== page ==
Hudson River Light

Cornfield, Late November, 2017, Archival Digital Print

The cornfield behind the homestead arcs now after it has been reduced to stubble. Here the herd of Deer roam foraging during the winter. The Hudson is directly ahead and the Catskills beyond. The effect of the river is profound on the light on the eastern side. It has inspired painters for over two hundred years.


Books A’ Plenty

Sagging Bookcase, 2017, Archival Digital Print

The marvels of bookcases! They hold our books of course, but memories, notes slipped between pages, ideas we forgot about, and trinkets and an occasional talisman we want to have near to touch and fondle. This bookcase was here in the house when I moved in. I assume it was constructed by the owner and never intended for a library like mine.

In my old place I had a hundred feet of bookshelves but ran out of space. Books were stacked everywhere. Now some are in my studio and in the house on the floor, in other rooms, and covering a wall in the guest bedroom upstairs.

Dark Season

Time Change, 2 P.M., 2017, Archival Digital Print

Rain was approaching so it was darker than usual, but even an hour makes a difference in our perception of time.  We know that Winter is just at the edge and moving toward us.  Last night a Coyote was so near the house, at first I thought it was a feral cat yowling.  He called and my female pup answered.  This back and forth, a plaintive duet, went on for hours as I tried to sleep. But, it gave me good dreams.


Late Sun, October, 2017, Archival Digital Print

Moments of beauty are still here. It is tempting, easy even, to get caught in the darkness of the political landscape. Although I don’t want to seem saccharine at such a dangerous time, but these gifts are here still.  We forget to look around and be engaged by the beauty that is just as plentiful as the darkness. A moment of sun as the day ends; a sharp shadow that pierces a wall; the high soprano of a calling Coyote in the evening dark. These are the gifts of living.


Cloud Stutter, 2017, Archival Digital Print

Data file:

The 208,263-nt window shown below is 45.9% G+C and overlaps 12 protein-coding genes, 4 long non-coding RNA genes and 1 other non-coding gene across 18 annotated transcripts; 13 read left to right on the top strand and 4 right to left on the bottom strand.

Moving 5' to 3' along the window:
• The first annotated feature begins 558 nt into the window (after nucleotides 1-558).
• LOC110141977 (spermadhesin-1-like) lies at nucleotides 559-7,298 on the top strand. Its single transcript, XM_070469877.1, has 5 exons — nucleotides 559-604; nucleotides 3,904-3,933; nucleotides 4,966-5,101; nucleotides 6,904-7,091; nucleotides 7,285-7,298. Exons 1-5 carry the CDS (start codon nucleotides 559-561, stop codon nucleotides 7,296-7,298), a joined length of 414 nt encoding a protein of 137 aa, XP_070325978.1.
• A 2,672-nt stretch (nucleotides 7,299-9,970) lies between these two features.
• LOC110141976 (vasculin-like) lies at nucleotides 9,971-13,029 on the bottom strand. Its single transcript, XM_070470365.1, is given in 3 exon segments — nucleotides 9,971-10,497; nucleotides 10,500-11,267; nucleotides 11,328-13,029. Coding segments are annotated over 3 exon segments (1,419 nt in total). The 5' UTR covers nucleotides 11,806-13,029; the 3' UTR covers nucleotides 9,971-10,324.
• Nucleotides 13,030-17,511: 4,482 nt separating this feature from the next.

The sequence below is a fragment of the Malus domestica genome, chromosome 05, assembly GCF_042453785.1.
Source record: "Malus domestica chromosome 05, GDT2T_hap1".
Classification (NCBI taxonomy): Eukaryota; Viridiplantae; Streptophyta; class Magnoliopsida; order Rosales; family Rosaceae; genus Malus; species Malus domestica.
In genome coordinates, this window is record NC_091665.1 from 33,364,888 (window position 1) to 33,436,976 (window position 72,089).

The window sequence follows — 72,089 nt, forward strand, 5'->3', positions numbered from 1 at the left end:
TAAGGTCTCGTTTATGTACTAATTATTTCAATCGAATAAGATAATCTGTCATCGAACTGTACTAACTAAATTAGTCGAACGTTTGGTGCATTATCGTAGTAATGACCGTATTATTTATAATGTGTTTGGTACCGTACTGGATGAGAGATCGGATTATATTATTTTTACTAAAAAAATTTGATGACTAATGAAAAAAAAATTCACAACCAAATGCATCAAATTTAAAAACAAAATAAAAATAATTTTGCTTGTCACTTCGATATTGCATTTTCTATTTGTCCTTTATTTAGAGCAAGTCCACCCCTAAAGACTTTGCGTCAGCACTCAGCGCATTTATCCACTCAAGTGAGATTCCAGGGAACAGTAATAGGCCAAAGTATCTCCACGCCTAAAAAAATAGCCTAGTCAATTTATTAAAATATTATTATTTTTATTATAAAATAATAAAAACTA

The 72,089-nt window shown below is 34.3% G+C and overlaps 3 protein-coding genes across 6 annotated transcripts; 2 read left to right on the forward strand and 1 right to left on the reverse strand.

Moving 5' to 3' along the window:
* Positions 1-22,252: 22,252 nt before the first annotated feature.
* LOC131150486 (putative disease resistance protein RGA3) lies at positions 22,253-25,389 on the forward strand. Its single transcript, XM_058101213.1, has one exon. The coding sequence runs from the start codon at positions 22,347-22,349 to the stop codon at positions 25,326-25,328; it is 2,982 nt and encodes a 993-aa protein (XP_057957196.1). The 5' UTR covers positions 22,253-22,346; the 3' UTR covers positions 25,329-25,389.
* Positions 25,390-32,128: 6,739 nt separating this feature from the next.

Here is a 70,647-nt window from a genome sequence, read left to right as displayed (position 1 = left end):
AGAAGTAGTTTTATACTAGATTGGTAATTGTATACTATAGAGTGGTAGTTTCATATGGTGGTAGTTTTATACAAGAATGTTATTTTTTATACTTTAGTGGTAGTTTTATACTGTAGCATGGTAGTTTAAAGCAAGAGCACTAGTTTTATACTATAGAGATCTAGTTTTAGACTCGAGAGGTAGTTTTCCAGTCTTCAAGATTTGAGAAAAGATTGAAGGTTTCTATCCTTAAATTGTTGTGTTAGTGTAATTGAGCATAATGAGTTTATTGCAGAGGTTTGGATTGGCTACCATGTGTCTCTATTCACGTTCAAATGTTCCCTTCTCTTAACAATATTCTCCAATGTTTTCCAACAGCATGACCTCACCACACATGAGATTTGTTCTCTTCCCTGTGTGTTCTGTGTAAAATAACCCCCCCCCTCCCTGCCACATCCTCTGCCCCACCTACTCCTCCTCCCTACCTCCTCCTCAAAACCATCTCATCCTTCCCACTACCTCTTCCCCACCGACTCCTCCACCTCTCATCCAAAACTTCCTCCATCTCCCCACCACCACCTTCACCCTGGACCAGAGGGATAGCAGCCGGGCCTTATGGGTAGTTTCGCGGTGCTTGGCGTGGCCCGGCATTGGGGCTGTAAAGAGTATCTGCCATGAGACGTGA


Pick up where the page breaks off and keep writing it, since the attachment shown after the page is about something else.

September and October bring high drama skies. But they also invite new sounds.  The night before, I arrived at the Homestead after dark.  It was warm, very warm, and the frogs and crickets were noisy. But the treat was the Great Horned Owl in the tree near the house calling to his answering mate. Bubo Virginianis has the reassuring Hoo, Hoo, a-HOO that we expect all owls to say. But it is his call alone and for me sounds timeless and haunting.

September Begins

At Rhinebeck, The Last Day of August, 2017, Archival Digital Print

In the safety of our perch above the Hudson River, we scour the news for some good news as the Deluge of the Millennium seems more Biblical than mere unfortunate bad turn in weather. What is it about this period that seems so much larger than life?

Studio Discovery

from a still life series, oil on gessoed rag, each image on 8″ x 10″ sheet, ca. 2003

Each day I unpack a few things in the studio before I start work. On Monday I found this group of paper paintings way in the back of one of the flat files. These were the latest of a series that started in the late 90s. The first set was shown at my second solo at M.B. Modern in New York. It was a boxed set titled Small Mysteries.  I’ll dig up an image and post it later.  From there came more, two boxed sets about Glenn Gould’s piano, one shown in an Institute-wide Faculty Drawing Show at Schafler Gallery at Pratt, the other now in a collection in New York.  These above were the beginning of an as yet unfinished new series about still life.  They are part of the aria that streams through my mind about Black & White and the miracles it releases.